Now worldly NY'ers getting along during a crisis and even helping each other out? Well friends, I'm sure that I don't have to spell this out for you. But for the benefit of the new ones here, let us reiterate what the Bible clearly tells us regarding this matter.

    The cry for 'Peace & Security' is nigh friends. And jehover's day of vengeance is soon. Yes; very, very soon ;P


  • cruzanheart

    I really notice a difference in people since 9/11 (speaking of the civility of New Yorkers). Even here in Dallas, our notorious road rage appears to be less -- people seem to make way for others where they wouldn't before. I hope this is a trend that will continue!

    And I've got the stupid little song "Where Were You When the Lights Went Out?" from the movie of the same name stuck in my head (starred Doris Day, Robert Morse, and some spare macho guy as her outraged husband).

    Nina (*trying to hum "99 Bottles of Beer on the Wall" instead*)

  • Gamaliel

    When the power went out I called home to tell them only to find out their lights had just gone out, too. While on the phone I remembered that I had an unfinished post to JWD that had been sitting there hidden behind some other windows. I was on a 10 minute power protector on one computer, the other one next to it was also on a UPS that didn't seem to work -- the computer kept buzzing on an off and on and off. I doubt it works today. I sent the post, and had enough time to shut down that computer normally before unplugging them.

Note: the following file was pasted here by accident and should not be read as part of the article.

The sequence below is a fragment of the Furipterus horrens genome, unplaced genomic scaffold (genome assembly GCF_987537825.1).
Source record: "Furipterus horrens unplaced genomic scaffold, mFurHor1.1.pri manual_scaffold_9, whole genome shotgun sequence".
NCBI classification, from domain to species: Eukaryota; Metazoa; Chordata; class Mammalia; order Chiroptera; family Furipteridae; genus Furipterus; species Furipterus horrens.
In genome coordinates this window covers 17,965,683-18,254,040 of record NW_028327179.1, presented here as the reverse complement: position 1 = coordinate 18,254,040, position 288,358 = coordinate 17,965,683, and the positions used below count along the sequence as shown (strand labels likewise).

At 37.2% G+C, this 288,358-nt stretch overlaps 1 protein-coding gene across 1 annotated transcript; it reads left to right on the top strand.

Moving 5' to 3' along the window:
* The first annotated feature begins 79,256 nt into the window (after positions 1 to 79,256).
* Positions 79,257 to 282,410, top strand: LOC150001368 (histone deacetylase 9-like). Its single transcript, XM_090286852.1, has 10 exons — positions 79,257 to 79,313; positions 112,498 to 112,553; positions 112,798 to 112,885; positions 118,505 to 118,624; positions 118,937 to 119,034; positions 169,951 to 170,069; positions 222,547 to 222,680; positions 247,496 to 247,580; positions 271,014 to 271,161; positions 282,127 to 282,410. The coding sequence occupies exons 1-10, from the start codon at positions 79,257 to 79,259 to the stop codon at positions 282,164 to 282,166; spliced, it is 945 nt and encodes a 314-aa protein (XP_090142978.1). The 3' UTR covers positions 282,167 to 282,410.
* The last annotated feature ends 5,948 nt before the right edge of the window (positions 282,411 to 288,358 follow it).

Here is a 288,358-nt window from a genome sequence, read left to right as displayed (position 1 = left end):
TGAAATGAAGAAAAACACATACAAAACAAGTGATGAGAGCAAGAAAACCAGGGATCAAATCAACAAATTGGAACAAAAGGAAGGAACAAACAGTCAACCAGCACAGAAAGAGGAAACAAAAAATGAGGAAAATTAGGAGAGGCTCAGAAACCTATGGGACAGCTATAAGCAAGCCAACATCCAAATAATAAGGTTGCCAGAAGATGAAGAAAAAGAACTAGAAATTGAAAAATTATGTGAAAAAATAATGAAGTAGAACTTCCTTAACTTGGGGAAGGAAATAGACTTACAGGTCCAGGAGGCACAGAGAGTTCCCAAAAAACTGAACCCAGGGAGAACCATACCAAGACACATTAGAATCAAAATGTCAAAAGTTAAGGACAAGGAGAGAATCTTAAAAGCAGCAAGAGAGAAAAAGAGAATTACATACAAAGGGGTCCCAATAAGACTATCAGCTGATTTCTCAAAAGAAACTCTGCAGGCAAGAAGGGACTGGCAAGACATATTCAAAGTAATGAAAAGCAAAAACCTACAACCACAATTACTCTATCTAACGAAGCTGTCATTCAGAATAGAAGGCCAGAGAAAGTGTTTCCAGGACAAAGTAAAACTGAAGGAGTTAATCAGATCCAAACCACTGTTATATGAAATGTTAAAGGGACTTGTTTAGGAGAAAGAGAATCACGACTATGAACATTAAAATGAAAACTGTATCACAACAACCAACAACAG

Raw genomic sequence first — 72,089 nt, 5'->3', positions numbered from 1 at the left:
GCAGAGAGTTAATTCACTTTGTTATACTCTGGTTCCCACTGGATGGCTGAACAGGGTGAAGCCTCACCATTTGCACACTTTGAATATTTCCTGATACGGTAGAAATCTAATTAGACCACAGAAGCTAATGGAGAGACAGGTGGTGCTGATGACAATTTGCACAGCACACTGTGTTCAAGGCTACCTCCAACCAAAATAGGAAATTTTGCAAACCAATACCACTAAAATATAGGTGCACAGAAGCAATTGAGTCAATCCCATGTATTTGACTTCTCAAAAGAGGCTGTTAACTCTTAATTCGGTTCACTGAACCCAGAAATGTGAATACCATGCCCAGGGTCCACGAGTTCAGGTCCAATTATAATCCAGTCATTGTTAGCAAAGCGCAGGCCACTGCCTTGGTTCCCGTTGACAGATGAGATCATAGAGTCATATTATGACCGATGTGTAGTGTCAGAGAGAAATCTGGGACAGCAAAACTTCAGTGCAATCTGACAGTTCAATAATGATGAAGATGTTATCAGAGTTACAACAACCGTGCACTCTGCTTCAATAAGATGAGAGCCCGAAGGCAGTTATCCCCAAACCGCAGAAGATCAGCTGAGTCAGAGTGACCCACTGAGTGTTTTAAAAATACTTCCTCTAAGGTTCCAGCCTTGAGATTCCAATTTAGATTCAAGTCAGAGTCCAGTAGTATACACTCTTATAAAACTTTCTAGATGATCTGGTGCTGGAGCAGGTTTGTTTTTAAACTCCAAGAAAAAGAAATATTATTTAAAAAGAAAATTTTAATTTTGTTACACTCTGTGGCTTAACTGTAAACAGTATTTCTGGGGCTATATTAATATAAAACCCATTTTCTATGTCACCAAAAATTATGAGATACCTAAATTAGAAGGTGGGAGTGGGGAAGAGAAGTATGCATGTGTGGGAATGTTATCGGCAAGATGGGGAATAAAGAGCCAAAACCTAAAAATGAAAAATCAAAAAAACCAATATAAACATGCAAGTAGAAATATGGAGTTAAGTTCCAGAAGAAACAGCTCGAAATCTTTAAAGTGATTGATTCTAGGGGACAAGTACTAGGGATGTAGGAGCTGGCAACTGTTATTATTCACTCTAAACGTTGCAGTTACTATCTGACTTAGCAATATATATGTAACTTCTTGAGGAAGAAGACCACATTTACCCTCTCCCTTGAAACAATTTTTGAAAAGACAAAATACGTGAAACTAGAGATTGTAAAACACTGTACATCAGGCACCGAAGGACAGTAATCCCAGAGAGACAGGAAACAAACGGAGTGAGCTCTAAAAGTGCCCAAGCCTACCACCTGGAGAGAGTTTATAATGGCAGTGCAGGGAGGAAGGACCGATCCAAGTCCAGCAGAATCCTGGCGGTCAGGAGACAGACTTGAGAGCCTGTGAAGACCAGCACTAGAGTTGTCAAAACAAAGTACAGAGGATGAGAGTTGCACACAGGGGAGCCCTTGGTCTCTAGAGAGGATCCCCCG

Then we walked down the stairway (19th fl) and I headed straight for the 59th St Bridge to Queens. Walked another 55 blocks into Queens and my wife picked me up from Long Island. She got to me after dark, but still found me. (We also took drove another couple people home.) The kindness and civility of everyone was great. Volunteers were directing traffic, and some were giving out water along the way like it was a marathon. When streetlights went out, I saw a couple car dealerships along Queens Boulevard started up cars and aimed the lights out into the streets. A lot of people were picking up hitchhikers and loaning their cell phones. This was a very peaceful emergency -- so far.


  • Euphemism

    For those who were wondering about Bethel:

    We are very close to a couple serving at Brooklyn Bethel for over 30 years, and they called us this morning to tell us that their meeting was cancelled last night (Intervale Cong.) The residential buildings do have power for elevators and lights, but have advised residents to not use refrigerators or a/c. The sister told us that they went outside to look and saw literally THOUSANDS of people walking in the streets, trying to get home. Today they are asked to not come into work, only overseers are reporting to work. She said that it was so strange to look out, having power, and see the entire city in darkness. Just thought I'd share this one little story with you.

    At Toronto Bethel:

    At Bethel, most of the Printery (especially the printing presses), laundry, and other equipment that draws a large amount of power is not operating. Non-essential lighting and computer equipment has been shut down too. On Friday, paper plates were used for meals because the dishwasher could not be operated.